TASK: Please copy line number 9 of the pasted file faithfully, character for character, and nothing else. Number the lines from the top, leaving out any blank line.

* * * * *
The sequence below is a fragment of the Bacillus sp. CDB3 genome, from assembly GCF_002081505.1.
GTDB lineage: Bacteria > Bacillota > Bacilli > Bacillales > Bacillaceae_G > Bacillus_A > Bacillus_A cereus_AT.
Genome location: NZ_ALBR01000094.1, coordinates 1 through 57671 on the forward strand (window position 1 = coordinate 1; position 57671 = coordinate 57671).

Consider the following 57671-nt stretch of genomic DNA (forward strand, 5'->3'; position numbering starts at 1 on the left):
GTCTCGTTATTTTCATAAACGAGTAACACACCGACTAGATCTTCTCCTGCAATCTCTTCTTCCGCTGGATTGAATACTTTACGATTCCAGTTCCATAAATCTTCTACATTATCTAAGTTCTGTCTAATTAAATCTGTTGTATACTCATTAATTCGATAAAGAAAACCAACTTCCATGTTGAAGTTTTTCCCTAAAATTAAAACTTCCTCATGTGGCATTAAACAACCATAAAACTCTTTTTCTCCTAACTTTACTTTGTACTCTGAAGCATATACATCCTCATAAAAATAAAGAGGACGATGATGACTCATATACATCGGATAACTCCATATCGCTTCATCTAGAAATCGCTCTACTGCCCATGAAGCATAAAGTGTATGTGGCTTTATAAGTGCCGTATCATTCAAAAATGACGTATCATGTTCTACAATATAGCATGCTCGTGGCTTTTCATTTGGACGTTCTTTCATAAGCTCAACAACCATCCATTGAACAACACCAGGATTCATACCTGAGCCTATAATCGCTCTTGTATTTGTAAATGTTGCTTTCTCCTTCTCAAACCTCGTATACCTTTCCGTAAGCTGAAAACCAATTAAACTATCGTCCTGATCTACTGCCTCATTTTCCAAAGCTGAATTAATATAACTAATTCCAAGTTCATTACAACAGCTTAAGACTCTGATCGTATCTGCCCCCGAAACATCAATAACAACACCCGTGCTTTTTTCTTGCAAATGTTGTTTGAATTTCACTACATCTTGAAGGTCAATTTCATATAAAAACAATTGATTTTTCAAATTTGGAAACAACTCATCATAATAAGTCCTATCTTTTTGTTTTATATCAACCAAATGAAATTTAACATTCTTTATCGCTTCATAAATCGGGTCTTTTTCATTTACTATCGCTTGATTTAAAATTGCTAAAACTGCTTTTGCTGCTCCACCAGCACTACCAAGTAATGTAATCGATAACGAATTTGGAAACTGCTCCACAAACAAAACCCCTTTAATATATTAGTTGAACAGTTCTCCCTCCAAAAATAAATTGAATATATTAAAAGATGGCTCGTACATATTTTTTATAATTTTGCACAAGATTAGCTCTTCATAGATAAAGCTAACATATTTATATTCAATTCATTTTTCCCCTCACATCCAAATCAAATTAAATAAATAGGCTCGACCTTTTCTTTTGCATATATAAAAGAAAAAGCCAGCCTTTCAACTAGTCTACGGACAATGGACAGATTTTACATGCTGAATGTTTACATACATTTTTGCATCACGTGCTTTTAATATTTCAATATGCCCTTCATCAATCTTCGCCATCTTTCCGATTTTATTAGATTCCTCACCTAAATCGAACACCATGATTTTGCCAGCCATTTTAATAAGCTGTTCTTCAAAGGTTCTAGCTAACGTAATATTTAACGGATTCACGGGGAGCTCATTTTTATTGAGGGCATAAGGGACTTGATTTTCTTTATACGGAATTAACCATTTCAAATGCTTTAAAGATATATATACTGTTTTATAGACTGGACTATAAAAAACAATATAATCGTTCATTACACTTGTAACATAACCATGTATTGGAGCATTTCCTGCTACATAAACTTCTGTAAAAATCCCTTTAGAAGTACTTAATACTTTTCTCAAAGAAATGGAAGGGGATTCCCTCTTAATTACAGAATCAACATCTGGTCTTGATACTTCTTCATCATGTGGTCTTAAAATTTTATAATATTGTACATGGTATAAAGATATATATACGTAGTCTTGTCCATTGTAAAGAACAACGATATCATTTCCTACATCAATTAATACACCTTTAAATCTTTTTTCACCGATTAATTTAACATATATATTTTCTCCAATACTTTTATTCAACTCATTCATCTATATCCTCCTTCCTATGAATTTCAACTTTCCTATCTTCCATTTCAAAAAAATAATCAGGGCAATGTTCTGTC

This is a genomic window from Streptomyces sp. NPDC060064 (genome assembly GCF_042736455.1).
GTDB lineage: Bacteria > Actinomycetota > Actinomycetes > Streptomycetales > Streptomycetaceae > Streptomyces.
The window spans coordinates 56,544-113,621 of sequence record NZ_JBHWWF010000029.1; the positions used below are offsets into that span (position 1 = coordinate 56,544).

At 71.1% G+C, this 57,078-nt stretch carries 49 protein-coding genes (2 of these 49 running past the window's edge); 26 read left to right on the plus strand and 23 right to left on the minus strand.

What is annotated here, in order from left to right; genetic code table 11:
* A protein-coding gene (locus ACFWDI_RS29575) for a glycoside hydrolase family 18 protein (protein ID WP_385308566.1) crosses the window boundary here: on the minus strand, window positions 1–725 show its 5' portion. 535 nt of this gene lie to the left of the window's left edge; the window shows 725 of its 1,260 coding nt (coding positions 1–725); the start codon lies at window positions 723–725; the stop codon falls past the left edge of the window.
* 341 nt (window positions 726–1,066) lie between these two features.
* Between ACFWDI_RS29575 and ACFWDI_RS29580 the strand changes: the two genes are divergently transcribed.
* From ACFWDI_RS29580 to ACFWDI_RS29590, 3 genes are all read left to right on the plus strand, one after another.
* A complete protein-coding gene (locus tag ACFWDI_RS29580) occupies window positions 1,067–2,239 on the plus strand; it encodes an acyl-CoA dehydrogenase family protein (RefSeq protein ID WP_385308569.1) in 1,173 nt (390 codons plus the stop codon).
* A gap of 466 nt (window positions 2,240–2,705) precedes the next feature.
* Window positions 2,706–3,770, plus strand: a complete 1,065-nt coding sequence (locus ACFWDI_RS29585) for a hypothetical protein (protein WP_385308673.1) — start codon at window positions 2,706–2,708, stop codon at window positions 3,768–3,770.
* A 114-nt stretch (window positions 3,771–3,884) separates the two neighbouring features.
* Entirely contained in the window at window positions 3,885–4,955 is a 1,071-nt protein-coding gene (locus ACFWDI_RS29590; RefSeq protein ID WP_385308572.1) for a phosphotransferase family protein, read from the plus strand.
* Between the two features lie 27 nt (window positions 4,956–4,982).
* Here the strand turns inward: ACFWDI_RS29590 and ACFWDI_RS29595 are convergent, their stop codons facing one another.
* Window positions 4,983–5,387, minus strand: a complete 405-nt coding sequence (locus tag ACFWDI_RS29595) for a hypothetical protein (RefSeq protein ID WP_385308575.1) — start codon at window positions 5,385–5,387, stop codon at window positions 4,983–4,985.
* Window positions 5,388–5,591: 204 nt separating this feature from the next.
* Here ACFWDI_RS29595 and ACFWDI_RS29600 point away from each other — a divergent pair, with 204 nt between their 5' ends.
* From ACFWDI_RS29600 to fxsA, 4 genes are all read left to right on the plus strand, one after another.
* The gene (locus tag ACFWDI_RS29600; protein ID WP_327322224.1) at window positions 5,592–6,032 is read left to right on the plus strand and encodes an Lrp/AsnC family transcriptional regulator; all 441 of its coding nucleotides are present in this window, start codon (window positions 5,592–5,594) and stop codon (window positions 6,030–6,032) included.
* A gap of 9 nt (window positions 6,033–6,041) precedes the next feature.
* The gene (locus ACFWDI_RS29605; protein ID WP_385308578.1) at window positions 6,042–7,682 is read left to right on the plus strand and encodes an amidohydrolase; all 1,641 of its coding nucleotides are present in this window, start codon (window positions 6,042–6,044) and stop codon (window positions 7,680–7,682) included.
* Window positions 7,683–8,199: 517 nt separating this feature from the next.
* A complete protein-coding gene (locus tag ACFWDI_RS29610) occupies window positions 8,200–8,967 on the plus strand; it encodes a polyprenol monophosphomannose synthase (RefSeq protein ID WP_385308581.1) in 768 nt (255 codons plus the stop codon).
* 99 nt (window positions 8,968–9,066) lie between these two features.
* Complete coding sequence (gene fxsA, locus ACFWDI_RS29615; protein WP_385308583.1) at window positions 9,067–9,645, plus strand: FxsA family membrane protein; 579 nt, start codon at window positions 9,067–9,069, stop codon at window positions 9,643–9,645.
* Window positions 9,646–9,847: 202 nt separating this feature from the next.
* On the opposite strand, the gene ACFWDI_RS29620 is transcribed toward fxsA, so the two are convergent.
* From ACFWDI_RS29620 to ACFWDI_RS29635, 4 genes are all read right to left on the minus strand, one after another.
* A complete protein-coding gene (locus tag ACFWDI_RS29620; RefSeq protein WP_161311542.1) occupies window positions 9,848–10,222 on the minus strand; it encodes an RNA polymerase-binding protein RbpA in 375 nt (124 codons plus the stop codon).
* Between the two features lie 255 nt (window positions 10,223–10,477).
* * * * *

At 71.1% G+C, this 57,078-nt stretch carries 49 protein-coding genes (2 of these 49 running past the window's edge); 26 read left to right on the plus strand and 23 right to left on the minus strand.